Ancient Greek

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Ancient Greek

is a civilization in Greek history starting from the Archaic Greek period in the 8th to 6th centuries BC, until the end of the Ancient Age and the beginning of the Early Middle Ages. This civilization reached its peak in the Classical Greek period, which began to develop in the 5th-4th centuries BC. In this classical period Greece was ruled by the city-state of Athens and successfully repelled the attacks of the Persian Empire. Athens’ golden age resulted in the conquest of Athens to Sparta in the Peloponnesian War in 404 BC. With the conquests of Alexander the Great, Greek culture, known as the Hellenistic civilization, expanded from Central Asia to the western tip of the Mediterranean Sea.

The term “Ancient Greece” was applied to an area that spoke Greek in Antiquity. Its territory was not only limited to the peninsula of modern Greece, but also included other territories inhabited by the Greeks, including Cyprus and the Aegean Islands, the coast of Anatolia (then Ionia), Sicily and southern Italy (known as the Greater Greece), and other Greek settlements scattered along the coast of Colchis, Illyria, Thrace, Egypt, Cyrenaica, southern Gaul, the eastern and northeastern Iberian Peninsula, Iberia, and Taurica.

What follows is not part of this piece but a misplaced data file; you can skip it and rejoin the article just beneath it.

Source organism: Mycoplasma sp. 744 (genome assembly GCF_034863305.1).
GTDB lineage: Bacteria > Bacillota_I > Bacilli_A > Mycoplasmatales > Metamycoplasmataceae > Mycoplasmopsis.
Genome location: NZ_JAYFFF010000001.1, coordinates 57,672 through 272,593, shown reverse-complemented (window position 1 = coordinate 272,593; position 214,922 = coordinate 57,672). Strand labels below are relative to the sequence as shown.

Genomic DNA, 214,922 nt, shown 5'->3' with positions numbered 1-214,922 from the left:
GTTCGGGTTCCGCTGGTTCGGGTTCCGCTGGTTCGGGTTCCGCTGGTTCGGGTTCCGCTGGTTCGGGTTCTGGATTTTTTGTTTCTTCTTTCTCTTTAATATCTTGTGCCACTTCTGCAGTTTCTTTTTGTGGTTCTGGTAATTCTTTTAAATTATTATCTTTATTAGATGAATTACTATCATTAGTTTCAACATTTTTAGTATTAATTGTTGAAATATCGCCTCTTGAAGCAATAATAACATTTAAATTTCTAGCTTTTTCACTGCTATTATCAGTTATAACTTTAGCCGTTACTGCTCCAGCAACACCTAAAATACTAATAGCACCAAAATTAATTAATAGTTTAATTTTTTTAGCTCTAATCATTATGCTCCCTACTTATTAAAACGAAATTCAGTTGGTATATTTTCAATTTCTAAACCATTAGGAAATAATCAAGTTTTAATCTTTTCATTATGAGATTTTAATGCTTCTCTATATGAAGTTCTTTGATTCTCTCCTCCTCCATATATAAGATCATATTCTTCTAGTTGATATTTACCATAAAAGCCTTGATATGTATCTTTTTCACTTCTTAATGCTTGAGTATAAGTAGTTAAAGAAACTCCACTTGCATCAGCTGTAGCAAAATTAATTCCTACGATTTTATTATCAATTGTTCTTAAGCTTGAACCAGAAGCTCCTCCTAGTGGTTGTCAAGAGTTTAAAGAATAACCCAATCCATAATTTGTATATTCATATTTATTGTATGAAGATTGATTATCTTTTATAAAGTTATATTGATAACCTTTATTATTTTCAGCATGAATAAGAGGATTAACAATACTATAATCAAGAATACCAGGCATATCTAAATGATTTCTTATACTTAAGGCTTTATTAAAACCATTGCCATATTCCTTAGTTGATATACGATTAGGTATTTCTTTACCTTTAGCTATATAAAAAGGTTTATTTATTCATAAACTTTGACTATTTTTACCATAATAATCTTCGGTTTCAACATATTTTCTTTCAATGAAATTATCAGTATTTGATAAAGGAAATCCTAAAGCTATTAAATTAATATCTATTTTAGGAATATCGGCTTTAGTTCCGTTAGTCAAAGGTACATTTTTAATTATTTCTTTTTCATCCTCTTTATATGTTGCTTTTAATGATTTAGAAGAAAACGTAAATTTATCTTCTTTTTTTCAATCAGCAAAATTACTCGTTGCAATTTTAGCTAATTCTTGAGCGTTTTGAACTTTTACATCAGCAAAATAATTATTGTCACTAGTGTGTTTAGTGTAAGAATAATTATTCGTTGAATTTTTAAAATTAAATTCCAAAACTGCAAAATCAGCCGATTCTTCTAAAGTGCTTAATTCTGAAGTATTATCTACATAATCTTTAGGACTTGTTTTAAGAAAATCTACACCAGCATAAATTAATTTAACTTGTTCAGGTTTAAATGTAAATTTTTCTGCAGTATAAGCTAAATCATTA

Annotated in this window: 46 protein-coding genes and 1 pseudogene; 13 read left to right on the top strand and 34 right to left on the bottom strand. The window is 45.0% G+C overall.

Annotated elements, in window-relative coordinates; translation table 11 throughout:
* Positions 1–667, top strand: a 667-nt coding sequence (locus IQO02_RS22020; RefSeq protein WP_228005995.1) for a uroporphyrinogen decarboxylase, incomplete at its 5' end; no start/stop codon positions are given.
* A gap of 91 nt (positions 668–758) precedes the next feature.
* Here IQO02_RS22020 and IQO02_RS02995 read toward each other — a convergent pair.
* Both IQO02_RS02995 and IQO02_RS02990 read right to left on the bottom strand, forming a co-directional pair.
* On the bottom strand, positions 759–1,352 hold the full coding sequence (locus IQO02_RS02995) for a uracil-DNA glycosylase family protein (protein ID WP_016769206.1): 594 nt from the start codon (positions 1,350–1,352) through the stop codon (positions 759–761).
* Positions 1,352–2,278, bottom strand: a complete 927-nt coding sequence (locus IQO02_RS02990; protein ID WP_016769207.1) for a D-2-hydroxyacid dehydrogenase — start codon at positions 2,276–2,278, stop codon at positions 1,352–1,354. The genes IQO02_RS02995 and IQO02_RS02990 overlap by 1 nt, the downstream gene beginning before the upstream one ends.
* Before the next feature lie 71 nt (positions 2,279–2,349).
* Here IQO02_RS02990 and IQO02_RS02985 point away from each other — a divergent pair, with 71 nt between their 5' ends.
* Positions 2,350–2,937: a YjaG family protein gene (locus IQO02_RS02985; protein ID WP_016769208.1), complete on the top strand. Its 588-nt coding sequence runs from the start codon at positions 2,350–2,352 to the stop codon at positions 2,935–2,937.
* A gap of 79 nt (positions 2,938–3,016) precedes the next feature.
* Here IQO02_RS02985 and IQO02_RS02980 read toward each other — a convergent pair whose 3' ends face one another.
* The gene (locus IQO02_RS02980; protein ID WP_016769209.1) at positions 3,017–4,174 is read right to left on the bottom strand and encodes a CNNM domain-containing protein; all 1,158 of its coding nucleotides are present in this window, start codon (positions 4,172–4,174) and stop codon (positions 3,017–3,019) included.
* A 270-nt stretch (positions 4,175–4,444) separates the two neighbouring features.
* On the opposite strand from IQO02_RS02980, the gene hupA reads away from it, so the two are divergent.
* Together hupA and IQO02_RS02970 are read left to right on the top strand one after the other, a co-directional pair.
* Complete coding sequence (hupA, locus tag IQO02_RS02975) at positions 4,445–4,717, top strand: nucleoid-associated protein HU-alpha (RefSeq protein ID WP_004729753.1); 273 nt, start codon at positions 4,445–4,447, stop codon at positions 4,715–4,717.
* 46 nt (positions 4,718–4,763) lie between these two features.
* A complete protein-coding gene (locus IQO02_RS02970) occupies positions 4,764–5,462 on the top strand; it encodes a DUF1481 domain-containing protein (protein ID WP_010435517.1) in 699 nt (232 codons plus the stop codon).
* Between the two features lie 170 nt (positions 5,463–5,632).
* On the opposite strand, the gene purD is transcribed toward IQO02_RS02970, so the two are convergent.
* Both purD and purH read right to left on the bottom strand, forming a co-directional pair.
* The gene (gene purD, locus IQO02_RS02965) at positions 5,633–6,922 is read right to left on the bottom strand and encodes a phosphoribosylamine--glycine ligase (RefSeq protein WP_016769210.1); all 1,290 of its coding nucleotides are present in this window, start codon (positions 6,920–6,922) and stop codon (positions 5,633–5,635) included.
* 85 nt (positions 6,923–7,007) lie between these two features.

By most historians, this civilization is considered the foundation for Western Civilization. Greek cultural norms had a strong influence on the Roman Empire, which in turn passed its version on to other parts of Europe. Ancient Greek civilization also greatly influenced language, politics, educational systems, philosophy, science, and the arts, driving the Renaissance in Western Europe, and a resurgence during the Neo-Classical revival of the 18th and 19th centuries in Europe and America.

5th Century BC

Athens and Sparta allied themselves to face a powerful and dangerous foreign threat, the Persian Empire. After suppressing the Ionian Revolt, Emperor Darius I of Persia, Emperor of the Achaemenid Empire decided to conquer Greece. The Persian offensive in 490 BC ended with the Athenian victory at the Battle of Marathon under Miltiades the Younger.